The Personal Essay in Progress
January 22 – March 26, Tuesdays from 6pm-9pm

  • Class for writing students already working on their own essays!
  • Open to intermediate and advanced writers.
  • Meets in person at the GrubStreet Headquarters in Boston.
  • 10-week course.
  • Scholarships available!

This workshop is designed for writers who are already working on a variety of personal essay projects and want to receive regular feedback on them in a supportive and constructively critical environment. Typically, each week, three students will bring in up to 5 pages (approx. 1,500 words maximum) of a personal essay draft to be workshopped the following week. Depending on enrollment, each student should expect to present work for the workshop at least three times. Based on students’ needs, goals, and issues as they arise, the workshop will also include discussions on craft of personal essay writing, and reading of exemplary works in the genre.  The instructor will offer written feedback on one complete draft of any single essay. For intermediate and advanced students. Since the content of personal essays often reflect intimate issues, controversial views, and real-life situations, we will ensure that conversations around the work -and its content- takes place in a safe, supportive, and respectful space. The goal is for you to leave with finished pieces that, through solid feedback, reflect the best approach for you and your work. The workshop will also include discussions on craft of personal essay writing, and reading of exemplary works in the genre, including but not limited to: James Baldwin, Eula Biss, Alexander Chee, Brian Doyle, Morgan Jerkins, and Zadie Smith.

Scholarship Information

Thanks to the excellent literary citizenship of our donors, scholarships are available for all GrubStreet classes. To apply, click the gray “APPLY FOR SCHOLARSHIP” button. In order to be considered for a scholarship, you must complete your application at least one week before the start date of a class. Please await our scholarship committee’s decision before registering for the class. We cannot hold spots in classes, so the sooner you apply, the better. Scholarships cannot be applied retroactively.

For more more detailed information about GrubStreet scholarships, including how to contribute to scholarship funds for other students, click here.

Terrence wants to know more about travel essays so he can write about his journey from the kitchen to the living room.

6 Weeks, 6 Essays
January 25 – March 1, Fridays from 6pm-9pm

  • The perfect class if you want to learn about and experiment with different types of essays!
  • Open to all writers of all levels.
  • Meets in person at the GrubStreet Headquarters in Boston.
  • 6-week course.
  • Scholarships available!

In this fun, intensive class, over the course of six weeks, writers will produce six short essays (between 500 and 1,000 words each). Each week we will look at model essays, including pieces by, but not limited to, Eula Biss, Roxane Gay, Brian Doyle, Margo Jefferson, Natalia Ginzburg, David Sedaris, Leslie Jamison, and Daisy Hernández. Students will respond to prompts based on the works we have read and bring copies of their completed essays to class each week, where they will read them aloud and receive on-the-spot feedback in brief workshop sessions. At the end of the class, students will leave with a path forward to possible publication for their half-a-dozen essay drafts!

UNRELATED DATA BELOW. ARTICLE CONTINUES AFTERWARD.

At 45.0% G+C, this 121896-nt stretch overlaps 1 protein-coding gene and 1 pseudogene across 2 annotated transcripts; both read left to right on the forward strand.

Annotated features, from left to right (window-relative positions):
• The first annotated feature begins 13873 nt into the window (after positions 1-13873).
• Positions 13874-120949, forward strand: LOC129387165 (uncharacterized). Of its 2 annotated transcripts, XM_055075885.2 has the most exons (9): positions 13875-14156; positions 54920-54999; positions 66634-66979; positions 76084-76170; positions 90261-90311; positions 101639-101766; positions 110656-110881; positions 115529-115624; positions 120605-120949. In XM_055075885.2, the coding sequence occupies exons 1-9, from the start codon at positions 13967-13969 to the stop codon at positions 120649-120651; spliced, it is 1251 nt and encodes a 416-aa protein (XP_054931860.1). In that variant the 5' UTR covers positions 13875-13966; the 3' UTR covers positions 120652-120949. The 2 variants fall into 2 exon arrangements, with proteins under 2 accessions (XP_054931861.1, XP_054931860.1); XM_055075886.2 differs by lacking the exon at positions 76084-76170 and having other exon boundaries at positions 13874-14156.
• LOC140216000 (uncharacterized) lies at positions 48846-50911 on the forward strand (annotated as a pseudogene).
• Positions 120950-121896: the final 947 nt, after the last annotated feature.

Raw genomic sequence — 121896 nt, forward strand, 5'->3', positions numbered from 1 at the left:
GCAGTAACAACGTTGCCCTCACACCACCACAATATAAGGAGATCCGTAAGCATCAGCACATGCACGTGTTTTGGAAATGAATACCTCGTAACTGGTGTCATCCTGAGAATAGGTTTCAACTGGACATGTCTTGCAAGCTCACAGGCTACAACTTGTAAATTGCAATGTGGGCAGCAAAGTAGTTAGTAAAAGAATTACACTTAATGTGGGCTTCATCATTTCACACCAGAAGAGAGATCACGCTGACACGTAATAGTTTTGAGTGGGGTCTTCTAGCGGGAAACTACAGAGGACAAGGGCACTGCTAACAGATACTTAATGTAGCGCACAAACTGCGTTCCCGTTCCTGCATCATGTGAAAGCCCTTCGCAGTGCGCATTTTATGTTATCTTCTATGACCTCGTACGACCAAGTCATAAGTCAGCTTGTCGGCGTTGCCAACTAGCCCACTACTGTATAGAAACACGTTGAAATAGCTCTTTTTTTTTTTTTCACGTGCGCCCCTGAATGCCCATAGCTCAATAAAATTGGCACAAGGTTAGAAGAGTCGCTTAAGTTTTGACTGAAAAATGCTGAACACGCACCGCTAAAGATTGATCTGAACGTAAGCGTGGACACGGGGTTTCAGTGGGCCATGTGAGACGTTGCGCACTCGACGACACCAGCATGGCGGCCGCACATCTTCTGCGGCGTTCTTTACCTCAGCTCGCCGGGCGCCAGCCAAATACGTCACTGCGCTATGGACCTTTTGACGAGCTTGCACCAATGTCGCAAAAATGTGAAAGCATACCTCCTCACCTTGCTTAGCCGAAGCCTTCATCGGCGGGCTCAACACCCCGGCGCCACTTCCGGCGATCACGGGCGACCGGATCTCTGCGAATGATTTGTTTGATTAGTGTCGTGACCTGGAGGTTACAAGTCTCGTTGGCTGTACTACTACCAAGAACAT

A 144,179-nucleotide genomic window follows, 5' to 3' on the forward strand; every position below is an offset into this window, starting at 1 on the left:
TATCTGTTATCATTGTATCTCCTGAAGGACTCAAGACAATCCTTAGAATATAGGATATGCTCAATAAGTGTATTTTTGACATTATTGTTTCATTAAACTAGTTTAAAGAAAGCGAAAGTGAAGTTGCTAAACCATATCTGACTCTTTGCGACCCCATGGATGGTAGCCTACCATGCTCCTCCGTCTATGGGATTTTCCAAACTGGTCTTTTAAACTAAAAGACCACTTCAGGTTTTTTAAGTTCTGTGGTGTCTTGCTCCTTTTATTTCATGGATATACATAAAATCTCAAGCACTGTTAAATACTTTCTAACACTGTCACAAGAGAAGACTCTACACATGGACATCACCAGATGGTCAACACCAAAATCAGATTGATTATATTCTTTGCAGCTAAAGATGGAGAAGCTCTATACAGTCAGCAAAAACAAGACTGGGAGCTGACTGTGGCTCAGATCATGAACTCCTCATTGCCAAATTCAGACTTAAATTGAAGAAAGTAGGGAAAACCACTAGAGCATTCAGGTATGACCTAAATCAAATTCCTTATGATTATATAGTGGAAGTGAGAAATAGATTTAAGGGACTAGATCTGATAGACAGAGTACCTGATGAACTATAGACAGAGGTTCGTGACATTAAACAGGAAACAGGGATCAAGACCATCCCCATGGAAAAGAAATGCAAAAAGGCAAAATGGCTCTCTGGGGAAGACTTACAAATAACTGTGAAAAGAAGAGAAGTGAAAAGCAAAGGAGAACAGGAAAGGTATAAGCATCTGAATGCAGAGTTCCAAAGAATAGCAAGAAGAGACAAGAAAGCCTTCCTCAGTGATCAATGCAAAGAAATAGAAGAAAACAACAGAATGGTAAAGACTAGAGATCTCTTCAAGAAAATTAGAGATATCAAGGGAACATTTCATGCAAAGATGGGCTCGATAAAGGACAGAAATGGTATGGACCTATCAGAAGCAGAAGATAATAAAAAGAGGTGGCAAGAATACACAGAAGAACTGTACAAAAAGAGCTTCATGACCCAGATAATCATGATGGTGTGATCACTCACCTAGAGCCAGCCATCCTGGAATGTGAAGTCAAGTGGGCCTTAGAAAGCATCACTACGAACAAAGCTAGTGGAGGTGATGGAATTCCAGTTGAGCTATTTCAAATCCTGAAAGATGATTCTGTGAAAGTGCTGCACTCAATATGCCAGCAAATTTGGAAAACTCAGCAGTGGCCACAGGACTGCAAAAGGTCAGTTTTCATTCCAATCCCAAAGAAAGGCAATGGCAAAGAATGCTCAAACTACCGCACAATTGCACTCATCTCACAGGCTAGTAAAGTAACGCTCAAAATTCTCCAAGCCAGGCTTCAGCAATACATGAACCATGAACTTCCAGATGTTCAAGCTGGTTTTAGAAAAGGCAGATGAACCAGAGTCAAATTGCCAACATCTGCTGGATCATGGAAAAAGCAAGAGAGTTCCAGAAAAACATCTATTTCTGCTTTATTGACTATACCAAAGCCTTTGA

Did you know that we have scholarships available for all GrubStreet classes? To apply, click the “APPLY FOR SCHOLARSHIP” button in the top right corner of this page. In order to be considered for a scholarship, you must complete your scholarship application and await our Scholarship Committee’s decision before registering for the class. Scholarships cannot be applied retroactively.

This is the perfect class for Terrence as it’s difficult for him to get into Boston sometimes.

6 Weeks, 6 Essays: Online
ONLINE, January 23 – February 27

  • Just like 6 Weeks, 6 Essays but ONLINE!
  • Open to all writers of all levels.
  • 6-week course.
  • Scholarships available!
  • Did I mention it is ONLINE so you can take it from ANYWHERE?!

Sometimes the smallest moment (or the shortest essay) holds the greatest revelation. In this online class you will write six personal essays between 500 and 1,000 words. You’ll generate a lot of material, refine your skills, explore challenges in style and voice, and take a fresh look at your life experience. By working in a shorter format, you’ll also find ways to tighten your prose and improve your storytelling skills. We’ll look at examples of published essays and discuss as a class, as well as hold smaller discussions of each other’s work to provide feedback and support.You will come out of the course with fresh drafts of multiple essays and the insight, inspiration, and knowledge of craft to begin tackling revision.

*Note that while our handy dandy “Schedule” tab states a 6-7pm class time, there are actually no live meetings for this class! Assignments and deadlines will be given by your instructor. Students will have access to the online class portal starting at 5pm on the first day of class. Instructions for logging onto the online portal will be emailed to registered students before 5pm the first day of class.